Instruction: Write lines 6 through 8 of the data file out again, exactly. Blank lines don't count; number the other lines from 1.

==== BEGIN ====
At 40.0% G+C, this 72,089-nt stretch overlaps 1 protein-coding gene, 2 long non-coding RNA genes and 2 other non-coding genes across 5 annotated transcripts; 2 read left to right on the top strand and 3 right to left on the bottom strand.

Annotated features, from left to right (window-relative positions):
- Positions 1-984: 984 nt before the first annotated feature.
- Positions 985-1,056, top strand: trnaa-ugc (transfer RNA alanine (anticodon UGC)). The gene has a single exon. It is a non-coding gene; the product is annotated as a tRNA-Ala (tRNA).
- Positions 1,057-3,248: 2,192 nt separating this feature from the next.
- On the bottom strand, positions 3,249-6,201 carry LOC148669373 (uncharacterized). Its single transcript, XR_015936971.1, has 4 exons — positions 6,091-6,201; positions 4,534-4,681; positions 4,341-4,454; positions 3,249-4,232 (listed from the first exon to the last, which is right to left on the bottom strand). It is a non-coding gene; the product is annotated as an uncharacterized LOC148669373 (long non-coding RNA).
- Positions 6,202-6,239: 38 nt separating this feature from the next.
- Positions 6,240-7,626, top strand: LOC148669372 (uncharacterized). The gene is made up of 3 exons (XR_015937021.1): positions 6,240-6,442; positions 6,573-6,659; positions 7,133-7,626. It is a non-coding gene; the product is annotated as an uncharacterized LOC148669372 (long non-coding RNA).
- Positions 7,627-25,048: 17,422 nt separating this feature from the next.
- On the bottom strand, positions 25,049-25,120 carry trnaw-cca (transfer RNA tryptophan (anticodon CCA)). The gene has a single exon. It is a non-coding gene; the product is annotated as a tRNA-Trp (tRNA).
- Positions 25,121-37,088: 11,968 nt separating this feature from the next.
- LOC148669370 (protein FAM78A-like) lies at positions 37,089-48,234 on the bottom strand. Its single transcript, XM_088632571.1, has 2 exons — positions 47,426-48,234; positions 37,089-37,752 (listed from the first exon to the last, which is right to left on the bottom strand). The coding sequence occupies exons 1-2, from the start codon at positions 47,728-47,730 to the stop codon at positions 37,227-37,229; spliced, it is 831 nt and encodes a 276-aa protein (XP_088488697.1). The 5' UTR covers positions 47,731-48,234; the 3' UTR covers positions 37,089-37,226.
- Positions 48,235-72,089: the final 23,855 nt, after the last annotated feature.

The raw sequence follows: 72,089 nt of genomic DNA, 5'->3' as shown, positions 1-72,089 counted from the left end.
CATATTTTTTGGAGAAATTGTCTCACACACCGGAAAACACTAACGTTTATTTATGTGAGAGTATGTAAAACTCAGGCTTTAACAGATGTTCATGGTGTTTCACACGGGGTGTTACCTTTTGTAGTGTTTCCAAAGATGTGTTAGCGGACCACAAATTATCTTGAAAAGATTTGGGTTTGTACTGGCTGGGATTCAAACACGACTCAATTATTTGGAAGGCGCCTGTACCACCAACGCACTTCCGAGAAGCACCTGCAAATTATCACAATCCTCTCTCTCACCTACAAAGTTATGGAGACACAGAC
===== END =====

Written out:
- On the bottom strand, positions 3,249-6,201 carry LOC148669373 (uncharacterized). Its single transcript, XR_015936971.1, has 4 exons — positions 6,091-6,201; positions 4,534-4,681; positions 4,341-4,454; positions 3,249-4,232 (listed from the first exon to the last, which is right to left on the bottom strand). It is a non-coding gene; the product is annotated as an uncharacterized LOC148669373 (long non-coding RNA).
- Positions 6,202-6,239: 38 nt separating this feature from the next.
- Positions 6,240-7,626, top strand: LOC148669372 (uncharacterized). The gene is made up of 3 exons (XR_015937021.1): positions 6,240-6,442; positions 6,573-6,659; positions 7,133-7,626. It is a non-coding gene; the product is annotated as an uncharacterized LOC148669372 (long non-coding RNA).